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Increase in Surrogacy for Childless Couples

October 16, 2017

Whilst there are no accurate figures as to the number of children born through surrogacy, due largely to the ad hoc nature of the majority of the agreements, it is clear that surrogacy is on the rise, due in part to the legalisation of same sex marriage and also to increasing awareness of other options for childless couples.

Despite some common misconceptions that remain, it is perfectly legal for you to have a child through surrogacy, either in the UK or abroad. However, you cannot advertise that you are looking for a surrogate mother or want to be a surrogate or undertake commercial brokering; it is a criminal offence for a third party (i.e. not a surrogate or intended parents) to provide matching services for profit.

Once a child is born, the intended parents (in England and Wales) need to apply to the family court for a parental order within six months after the birth. This is because the surrogate mother (and her spouse if she is married) is the legal parent even if she has no biological link to the child and will remain so until or unless a parental order is made.

In order to be successful, the first consideration for the court is whether the order is in the child’s best interests. In addition, there are a number of evidential steps that need to taken to enable the court to make the parental order such as: being able to show that the child was born through surrogacy, conception took place artificially, evidence that the couple are in a marriage/civil partnership or stable cohabiting relationship, and are both over 18. The applicants must also prove that at least one of the applicants is the child’s biological parent.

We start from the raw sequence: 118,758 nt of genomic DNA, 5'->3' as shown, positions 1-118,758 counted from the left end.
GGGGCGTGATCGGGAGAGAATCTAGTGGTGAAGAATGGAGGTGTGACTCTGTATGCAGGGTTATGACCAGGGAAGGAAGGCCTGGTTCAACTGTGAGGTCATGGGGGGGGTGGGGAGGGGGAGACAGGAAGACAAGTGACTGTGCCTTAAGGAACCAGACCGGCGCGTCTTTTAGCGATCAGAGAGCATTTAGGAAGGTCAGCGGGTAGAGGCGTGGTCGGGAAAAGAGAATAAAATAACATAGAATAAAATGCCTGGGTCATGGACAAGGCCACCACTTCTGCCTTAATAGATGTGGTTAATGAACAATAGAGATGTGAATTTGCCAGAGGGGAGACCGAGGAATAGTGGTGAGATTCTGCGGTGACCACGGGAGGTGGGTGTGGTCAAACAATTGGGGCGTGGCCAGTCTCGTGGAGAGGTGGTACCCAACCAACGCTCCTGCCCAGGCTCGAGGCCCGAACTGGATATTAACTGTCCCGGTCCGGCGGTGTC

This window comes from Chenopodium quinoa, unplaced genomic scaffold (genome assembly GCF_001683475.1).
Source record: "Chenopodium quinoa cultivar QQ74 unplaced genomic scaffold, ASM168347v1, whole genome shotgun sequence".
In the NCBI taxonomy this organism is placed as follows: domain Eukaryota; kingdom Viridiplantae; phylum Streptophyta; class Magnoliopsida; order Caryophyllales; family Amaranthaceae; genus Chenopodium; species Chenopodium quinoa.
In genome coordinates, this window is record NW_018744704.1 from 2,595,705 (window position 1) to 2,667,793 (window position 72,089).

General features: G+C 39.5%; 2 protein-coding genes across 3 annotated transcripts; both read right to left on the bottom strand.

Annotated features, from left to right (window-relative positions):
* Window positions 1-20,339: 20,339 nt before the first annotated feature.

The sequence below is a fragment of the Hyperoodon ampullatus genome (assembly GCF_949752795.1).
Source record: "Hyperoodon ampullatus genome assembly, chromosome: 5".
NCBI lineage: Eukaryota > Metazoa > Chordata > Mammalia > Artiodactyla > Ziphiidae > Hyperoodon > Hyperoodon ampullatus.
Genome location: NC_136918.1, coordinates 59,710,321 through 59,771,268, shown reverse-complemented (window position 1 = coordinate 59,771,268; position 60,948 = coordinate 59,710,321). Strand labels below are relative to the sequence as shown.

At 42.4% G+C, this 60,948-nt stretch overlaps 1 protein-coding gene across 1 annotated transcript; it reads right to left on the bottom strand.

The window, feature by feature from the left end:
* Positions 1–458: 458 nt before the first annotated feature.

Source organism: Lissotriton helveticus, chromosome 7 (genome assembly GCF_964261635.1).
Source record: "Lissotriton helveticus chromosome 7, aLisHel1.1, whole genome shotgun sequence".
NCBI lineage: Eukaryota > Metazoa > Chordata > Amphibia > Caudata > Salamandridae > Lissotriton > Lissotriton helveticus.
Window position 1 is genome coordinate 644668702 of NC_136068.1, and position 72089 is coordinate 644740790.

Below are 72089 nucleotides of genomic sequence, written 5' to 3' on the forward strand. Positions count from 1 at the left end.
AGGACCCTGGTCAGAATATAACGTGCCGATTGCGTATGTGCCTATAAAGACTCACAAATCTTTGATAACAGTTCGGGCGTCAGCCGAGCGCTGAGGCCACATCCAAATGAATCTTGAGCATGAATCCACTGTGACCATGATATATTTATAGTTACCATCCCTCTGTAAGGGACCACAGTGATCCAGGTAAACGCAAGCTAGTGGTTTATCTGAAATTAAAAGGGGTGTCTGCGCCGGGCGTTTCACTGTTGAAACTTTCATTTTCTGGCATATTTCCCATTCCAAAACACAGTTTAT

The surrogate mother and her spouse or civil partner (if she has one) must fully and freely consent to the order and evidence must be given. The surrogate cannot validly give her consent until the child is six weeks old. Finally, the couple must satisfy the court that no more has been paid to the surrogate and any agency involved than 'reasonable expenses'.

By Joanna Farrands (Partner, Family Department)

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